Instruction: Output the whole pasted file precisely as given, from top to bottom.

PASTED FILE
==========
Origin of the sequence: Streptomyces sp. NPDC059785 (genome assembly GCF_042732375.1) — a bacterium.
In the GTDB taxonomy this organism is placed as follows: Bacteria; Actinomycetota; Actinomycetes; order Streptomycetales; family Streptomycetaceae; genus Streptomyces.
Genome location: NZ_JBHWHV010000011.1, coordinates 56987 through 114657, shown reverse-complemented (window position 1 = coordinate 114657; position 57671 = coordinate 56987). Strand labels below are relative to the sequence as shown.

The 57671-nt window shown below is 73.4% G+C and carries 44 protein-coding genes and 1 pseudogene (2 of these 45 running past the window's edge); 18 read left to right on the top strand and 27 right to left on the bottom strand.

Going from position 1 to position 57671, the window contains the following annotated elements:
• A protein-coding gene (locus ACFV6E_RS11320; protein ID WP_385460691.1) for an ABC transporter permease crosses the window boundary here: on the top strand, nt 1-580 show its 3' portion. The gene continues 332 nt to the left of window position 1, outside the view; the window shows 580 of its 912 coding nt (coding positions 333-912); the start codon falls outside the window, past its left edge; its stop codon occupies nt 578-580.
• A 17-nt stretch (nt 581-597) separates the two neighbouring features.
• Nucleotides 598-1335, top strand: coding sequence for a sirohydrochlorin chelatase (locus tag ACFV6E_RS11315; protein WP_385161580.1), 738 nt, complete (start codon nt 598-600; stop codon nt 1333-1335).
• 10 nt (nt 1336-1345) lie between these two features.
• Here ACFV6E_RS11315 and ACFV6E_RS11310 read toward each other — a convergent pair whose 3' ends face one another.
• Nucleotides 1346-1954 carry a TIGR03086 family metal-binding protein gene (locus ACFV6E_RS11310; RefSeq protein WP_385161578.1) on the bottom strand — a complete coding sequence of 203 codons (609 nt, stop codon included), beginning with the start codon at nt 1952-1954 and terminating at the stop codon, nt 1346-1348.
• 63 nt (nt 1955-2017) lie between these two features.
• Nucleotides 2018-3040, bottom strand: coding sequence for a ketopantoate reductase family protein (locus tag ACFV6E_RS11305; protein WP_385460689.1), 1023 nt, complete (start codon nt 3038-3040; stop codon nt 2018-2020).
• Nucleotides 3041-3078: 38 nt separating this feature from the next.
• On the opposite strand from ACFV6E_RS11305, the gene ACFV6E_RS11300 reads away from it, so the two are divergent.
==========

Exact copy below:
Origin of the sequence: Streptomyces sp. NPDC059785 (genome assembly GCF_042732375.1) — a bacterium.
In the GTDB taxonomy this organism is placed as follows: Bacteria; Actinomycetota; Actinomycetes; order Streptomycetales; family Streptomycetaceae; genus Streptomyces.
Genome location: NZ_JBHWHV010000011.1, coordinates 56987 through 114657, shown reverse-complemented (window position 1 = coordinate 114657; position 57671 = coordinate 56987). Strand labels below are relative to the sequence as shown.

The 57671-nt window shown below is 73.4% G+C and carries 44 protein-coding genes and 1 pseudogene (2 of these 45 running past the window's edge); 18 read left to right on the top strand and 27 right to left on the bottom strand.

Going from position 1 to position 57671, the window contains the following annotated elements:
• A protein-coding gene (locus ACFV6E_RS11320; protein ID WP_385460691.1) for an ABC transporter permease crosses the window boundary here: on the top strand, nt 1-580 show its 3' portion. The gene continues 332 nt to the left of window position 1, outside the view; the window shows 580 of its 912 coding nt (coding positions 333-912); the start codon falls outside the window, past its left edge; its stop codon occupies nt 578-580.
• A 17-nt stretch (nt 581-597) separates the two neighbouring features.
• Nucleotides 598-1335, top strand: coding sequence for a sirohydrochlorin chelatase (locus tag ACFV6E_RS11315; protein WP_385161580.1), 738 nt, complete (start codon nt 598-600; stop codon nt 1333-1335).
• 10 nt (nt 1336-1345) lie between these two features.
• Here ACFV6E_RS11315 and ACFV6E_RS11310 read toward each other — a convergent pair whose 3' ends face one another.
• Nucleotides 1346-1954 carry a TIGR03086 family metal-binding protein gene (locus ACFV6E_RS11310; RefSeq protein WP_385161578.1) on the bottom strand — a complete coding sequence of 203 codons (609 nt, stop codon included), beginning with the start codon at nt 1952-1954 and terminating at the stop codon, nt 1346-1348.
• 63 nt (nt 1955-2017) lie between these two features.
• Nucleotides 2018-3040, bottom strand: coding sequence for a ketopantoate reductase family protein (locus tag ACFV6E_RS11305; protein WP_385460689.1), 1023 nt, complete (start codon nt 3038-3040; stop codon nt 2018-2020).
• Nucleotides 3041-3078: 38 nt separating this feature from the next.
• On the opposite strand from ACFV6E_RS11305, the gene ACFV6E_RS11300 reads away from it, so the two are divergent.